Two of the major points in that legislation are, 1) you no longer have to file a claim for discrimination within 180 days of receiving your first discriminatory paycheck—you can now file claims within 180 days of receiving any discriminatory check, and 2) employers cannot prevent employees from sharing information about their compensation with one another.
The main focus in most articles about the Ledbetter Act is on the first point. But I’ve never stopped thinking about that second one. It hardly seems necessary for employers to forbid people from discussing their salaries with one another, as there is already such a strong cultural taboo around talking about earnings. And even when people do talk about their salaries with one another, there is still such an ingrained determination to couch differences in terms of meritocracy that I suspect most people who hear they’re earning less react first with shame and embarrassment. In other words, part of why we don’t share this information is fear—a fear that you might be found out as earning less, or even fear that people will find out you earn more and hate you for it. We still believe, despite knowing otherwise, that there might be a link between payment and worth.
Since leaving college, save for the time I was in grad school, I’ve had a handful of salaried jobs largely unrelated to my writing and creative work. Salaries have come up rarely in conversations with my colleagues, but I can’t think of a single instance where those discussions weren’t focused on whispers about those who were believed to earn the most. Those conversations were almost always filled with feelings of envy, dismissiveness, or disgust.
Politics and money are off the table in “polite” conversation because they stir up powerful emotions, and emotions are rife with difficulty, discomfort, and unresolvability. Capitalism and American myths of “meritocracy” run so deep in me that they literally inform my gut reactions—the way my body reacts, the way I feel about money.
Internalized capitalism. Internalized America.
A lot of people have been writing about the negative aspects of money, debt, and capitalism since 2008, since the floor fell through. People were writing a lot about it before then but it got less airplay for the 20 or 30 years prior to the latest market crash. Last month I was reading Rebecca Solnit’s The Faraway Nearby and in it she posits two very brief but clear summaries of a couple major points that keep coming up about money:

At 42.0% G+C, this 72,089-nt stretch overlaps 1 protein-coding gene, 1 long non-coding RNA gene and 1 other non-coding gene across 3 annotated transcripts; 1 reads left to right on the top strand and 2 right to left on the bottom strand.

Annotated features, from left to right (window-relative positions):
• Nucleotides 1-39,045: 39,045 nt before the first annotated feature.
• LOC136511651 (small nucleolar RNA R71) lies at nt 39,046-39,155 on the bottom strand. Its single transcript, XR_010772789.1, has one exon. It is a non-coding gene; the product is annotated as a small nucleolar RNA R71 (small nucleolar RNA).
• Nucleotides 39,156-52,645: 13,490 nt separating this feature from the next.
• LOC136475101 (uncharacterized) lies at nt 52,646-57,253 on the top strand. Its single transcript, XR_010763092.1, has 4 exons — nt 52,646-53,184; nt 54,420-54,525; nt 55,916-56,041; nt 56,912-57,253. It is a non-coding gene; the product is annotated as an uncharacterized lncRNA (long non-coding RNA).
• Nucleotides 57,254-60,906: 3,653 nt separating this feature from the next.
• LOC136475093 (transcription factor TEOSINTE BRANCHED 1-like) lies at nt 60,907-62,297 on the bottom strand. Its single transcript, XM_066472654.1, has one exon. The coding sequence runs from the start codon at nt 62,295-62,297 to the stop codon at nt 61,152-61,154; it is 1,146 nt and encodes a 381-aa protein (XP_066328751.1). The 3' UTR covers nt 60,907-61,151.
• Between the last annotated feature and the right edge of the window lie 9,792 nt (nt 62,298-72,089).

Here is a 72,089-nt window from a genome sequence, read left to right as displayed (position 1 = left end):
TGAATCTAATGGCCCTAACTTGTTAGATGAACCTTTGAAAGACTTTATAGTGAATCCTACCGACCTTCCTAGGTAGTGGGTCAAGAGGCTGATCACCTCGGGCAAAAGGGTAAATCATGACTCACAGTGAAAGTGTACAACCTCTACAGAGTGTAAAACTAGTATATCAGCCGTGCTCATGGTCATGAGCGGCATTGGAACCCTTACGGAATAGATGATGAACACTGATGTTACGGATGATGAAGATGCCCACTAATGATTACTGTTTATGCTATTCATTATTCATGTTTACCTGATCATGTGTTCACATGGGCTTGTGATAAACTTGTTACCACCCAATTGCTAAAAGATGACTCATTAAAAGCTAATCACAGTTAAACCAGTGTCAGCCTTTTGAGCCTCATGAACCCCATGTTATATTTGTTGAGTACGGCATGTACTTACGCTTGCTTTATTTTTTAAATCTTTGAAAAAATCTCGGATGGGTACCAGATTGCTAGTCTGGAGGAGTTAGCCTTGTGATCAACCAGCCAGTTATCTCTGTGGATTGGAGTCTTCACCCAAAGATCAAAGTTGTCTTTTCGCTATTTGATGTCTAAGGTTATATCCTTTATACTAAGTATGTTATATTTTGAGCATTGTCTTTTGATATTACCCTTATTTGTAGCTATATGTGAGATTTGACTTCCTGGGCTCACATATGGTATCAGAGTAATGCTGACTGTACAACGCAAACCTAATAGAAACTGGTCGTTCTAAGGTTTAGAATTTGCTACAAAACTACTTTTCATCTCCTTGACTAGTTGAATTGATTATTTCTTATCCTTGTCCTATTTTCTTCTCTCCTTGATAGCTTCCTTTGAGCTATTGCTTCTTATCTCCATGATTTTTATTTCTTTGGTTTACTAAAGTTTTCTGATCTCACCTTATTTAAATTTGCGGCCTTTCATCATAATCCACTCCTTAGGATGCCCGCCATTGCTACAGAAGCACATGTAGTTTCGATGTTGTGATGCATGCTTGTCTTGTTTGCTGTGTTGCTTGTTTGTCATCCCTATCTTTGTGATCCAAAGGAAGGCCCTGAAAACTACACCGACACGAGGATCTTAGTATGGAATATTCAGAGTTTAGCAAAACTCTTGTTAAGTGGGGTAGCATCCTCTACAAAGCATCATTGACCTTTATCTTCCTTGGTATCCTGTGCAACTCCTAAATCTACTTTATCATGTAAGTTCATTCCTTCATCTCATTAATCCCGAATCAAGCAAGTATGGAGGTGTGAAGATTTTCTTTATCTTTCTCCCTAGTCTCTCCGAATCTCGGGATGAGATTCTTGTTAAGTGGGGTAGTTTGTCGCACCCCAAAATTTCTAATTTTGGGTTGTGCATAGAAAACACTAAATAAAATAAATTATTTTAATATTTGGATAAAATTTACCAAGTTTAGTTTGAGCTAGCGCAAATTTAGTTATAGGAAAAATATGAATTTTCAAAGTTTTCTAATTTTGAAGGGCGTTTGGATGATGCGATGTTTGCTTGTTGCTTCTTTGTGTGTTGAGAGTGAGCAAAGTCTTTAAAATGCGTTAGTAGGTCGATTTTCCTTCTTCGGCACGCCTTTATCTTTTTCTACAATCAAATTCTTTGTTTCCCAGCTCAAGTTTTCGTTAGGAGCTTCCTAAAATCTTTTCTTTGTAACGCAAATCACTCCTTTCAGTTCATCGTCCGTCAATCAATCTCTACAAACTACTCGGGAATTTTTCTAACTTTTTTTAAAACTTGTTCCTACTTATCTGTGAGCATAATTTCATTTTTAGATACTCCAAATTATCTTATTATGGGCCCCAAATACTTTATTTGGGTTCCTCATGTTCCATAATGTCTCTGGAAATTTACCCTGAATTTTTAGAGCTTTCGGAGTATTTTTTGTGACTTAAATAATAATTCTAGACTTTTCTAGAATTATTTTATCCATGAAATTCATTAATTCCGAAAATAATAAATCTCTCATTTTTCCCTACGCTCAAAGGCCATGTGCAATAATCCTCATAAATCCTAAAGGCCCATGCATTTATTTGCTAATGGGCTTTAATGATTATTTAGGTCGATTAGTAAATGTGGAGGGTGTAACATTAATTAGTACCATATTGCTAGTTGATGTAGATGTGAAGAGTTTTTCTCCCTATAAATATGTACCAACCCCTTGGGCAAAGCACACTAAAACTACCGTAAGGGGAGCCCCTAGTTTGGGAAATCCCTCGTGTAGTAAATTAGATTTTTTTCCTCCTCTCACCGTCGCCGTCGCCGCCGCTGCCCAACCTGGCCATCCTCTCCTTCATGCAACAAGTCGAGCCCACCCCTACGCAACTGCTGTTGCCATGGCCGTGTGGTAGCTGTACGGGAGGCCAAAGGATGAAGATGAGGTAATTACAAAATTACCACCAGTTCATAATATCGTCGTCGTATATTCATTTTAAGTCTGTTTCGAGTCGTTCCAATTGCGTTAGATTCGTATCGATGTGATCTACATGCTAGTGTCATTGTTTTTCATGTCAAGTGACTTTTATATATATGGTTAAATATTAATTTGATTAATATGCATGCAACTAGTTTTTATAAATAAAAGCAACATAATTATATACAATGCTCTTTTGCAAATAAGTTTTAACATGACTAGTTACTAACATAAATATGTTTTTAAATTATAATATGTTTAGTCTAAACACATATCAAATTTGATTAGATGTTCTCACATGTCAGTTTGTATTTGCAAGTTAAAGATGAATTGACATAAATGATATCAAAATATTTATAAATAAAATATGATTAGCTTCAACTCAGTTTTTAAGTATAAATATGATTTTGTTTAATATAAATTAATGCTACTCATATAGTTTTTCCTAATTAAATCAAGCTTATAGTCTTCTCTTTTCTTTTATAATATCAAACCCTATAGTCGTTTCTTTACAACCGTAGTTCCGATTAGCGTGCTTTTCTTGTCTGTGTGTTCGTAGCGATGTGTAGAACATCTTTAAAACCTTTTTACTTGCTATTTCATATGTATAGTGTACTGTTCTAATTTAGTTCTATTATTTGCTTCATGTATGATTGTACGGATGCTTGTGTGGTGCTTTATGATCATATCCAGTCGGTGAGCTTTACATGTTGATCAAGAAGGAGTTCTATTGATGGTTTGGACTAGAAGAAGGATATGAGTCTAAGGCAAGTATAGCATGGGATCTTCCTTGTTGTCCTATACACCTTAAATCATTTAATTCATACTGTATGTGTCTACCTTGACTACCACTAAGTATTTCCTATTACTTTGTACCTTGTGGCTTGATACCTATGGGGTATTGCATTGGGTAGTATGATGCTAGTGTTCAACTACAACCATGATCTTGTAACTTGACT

“The gifts to [the nurses caring for her mother] and the head of nursing were also meant
to acknowledge that although people get paid to do their jobs, you cannot pay someone to
do their job passionately and wholeheartedly. Those qualities are not for sale; they are
themselves gifts that can only be given freely.”
“Before money, [David Graber, author of Debt: The First 5000 Years] wrote, people didn’t
barter but gave and received as needs and goods ebbed and flowed. They thereby incurred
the indebtedness that bound them together, and reciprocated slowly, incompletely, in the
ongoing transaction that is a community. Money was invented as a way to sever the ties by
completing the transactions that never needed to be completed in the older system, but
existed like a circulatory system in a body. Money makes us separate bodies, and maybe it
teaches us that we should be separate.”
Much has been written about “affective labor” recently—labor that demands we engage our emotions or those of the people we’re working with or for. Nursing, home care, childcare, customer service, restaurant work, sex work, and on and on. These jobs come with an expectation that the emotional and/or physical needs of the “client” be met, regardless of the worker’s emotional or physical state. They represent complicated relationships in which things that in other circumstances are part of everyday human interactions become something somewhat different when done for pay.
We take the need to be present with other people out of the equation by inserting transactions centered entirely on the exchange of cash, where things like emotion, need, or degrees of advantage or disadvantage are not welcome or permitted. I pay you for that thing, you give it to me; the boundaries are clear, the interaction is finite and sanitized. The money is an accepted blinder around our easily spooked horse eyes, it creates an equivalence in which things are rarely equal.